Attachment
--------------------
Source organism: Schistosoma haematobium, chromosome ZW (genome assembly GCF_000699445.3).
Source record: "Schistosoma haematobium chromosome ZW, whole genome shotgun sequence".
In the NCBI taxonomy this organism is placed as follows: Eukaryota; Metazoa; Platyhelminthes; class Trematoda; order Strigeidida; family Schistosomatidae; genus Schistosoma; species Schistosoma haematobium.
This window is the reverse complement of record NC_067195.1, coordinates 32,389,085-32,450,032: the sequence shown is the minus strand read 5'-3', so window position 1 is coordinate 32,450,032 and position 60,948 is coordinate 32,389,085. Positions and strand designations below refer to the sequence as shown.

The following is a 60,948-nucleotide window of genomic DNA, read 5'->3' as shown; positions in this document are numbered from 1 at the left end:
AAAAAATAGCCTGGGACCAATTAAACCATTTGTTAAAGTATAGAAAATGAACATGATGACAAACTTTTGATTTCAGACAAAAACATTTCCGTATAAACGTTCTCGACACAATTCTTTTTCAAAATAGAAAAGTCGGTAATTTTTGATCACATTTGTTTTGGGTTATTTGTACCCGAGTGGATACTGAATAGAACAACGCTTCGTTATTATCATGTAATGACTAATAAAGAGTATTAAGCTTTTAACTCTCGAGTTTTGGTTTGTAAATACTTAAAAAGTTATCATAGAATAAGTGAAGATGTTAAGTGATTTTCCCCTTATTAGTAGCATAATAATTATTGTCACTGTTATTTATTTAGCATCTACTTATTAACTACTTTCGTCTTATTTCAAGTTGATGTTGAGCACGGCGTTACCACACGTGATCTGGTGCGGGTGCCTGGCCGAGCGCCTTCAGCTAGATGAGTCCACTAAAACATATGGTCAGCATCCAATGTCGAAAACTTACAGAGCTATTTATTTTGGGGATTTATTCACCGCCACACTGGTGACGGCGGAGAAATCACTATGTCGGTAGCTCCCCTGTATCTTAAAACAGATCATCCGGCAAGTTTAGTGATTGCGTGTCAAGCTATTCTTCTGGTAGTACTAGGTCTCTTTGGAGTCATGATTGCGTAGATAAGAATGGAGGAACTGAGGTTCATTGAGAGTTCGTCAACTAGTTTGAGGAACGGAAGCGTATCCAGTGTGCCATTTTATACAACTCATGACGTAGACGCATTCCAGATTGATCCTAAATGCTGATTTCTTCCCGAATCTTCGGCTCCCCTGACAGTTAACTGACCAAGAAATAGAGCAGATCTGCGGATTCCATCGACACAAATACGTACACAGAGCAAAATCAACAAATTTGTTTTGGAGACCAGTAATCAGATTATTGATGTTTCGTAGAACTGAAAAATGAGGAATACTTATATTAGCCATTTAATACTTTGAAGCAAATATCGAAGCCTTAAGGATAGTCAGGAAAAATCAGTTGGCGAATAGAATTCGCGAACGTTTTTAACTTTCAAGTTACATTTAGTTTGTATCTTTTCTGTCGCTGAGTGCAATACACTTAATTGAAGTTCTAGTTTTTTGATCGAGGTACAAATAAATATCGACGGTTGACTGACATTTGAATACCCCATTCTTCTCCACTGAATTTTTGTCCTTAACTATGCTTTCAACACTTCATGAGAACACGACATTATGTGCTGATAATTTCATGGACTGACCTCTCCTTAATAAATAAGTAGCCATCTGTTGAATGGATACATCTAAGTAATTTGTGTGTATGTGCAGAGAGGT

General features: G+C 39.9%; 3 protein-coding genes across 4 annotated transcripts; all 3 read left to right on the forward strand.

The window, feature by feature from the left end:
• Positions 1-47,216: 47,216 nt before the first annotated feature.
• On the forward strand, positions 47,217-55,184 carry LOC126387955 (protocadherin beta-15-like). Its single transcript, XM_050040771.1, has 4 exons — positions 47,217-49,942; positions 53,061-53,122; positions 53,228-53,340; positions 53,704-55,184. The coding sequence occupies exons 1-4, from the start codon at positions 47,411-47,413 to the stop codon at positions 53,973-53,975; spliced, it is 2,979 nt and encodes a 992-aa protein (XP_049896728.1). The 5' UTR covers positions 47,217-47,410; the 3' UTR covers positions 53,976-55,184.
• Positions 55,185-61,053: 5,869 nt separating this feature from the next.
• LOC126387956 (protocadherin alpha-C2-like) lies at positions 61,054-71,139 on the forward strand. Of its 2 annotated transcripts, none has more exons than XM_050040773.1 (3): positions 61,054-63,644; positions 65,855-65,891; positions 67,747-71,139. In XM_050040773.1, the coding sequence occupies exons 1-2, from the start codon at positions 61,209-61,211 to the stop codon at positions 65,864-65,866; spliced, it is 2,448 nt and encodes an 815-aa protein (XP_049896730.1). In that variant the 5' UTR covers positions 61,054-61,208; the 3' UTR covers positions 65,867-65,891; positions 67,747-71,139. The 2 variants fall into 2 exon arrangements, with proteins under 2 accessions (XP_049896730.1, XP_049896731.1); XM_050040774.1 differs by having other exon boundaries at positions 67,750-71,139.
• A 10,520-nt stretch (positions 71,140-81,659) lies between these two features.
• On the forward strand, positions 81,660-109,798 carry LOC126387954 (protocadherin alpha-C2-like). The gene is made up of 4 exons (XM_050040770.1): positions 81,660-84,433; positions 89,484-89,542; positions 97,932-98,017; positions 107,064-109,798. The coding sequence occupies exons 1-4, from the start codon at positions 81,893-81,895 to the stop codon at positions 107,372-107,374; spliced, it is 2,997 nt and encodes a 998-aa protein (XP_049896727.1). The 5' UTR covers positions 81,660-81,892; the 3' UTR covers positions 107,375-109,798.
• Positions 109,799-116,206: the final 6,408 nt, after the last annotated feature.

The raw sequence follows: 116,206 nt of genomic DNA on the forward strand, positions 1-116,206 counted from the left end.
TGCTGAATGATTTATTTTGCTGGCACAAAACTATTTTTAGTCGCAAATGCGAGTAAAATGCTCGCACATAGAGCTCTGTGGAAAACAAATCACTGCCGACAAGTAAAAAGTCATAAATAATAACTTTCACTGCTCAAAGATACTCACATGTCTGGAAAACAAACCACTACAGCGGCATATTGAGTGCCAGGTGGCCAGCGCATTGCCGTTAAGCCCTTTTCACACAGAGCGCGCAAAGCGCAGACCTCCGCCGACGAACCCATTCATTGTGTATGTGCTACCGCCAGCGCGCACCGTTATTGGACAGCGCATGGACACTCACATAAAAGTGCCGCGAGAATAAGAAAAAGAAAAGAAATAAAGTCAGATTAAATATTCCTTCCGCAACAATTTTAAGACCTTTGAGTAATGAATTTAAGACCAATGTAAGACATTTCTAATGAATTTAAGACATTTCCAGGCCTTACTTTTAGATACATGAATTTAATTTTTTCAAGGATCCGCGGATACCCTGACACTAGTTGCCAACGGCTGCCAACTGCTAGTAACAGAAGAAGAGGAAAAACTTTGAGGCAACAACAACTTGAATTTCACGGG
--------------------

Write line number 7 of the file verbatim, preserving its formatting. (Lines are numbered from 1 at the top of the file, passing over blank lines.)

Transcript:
General features: G+C 39.9%; 3 protein-coding genes across 4 annotated transcripts; all 3 read left to right on the forward strand.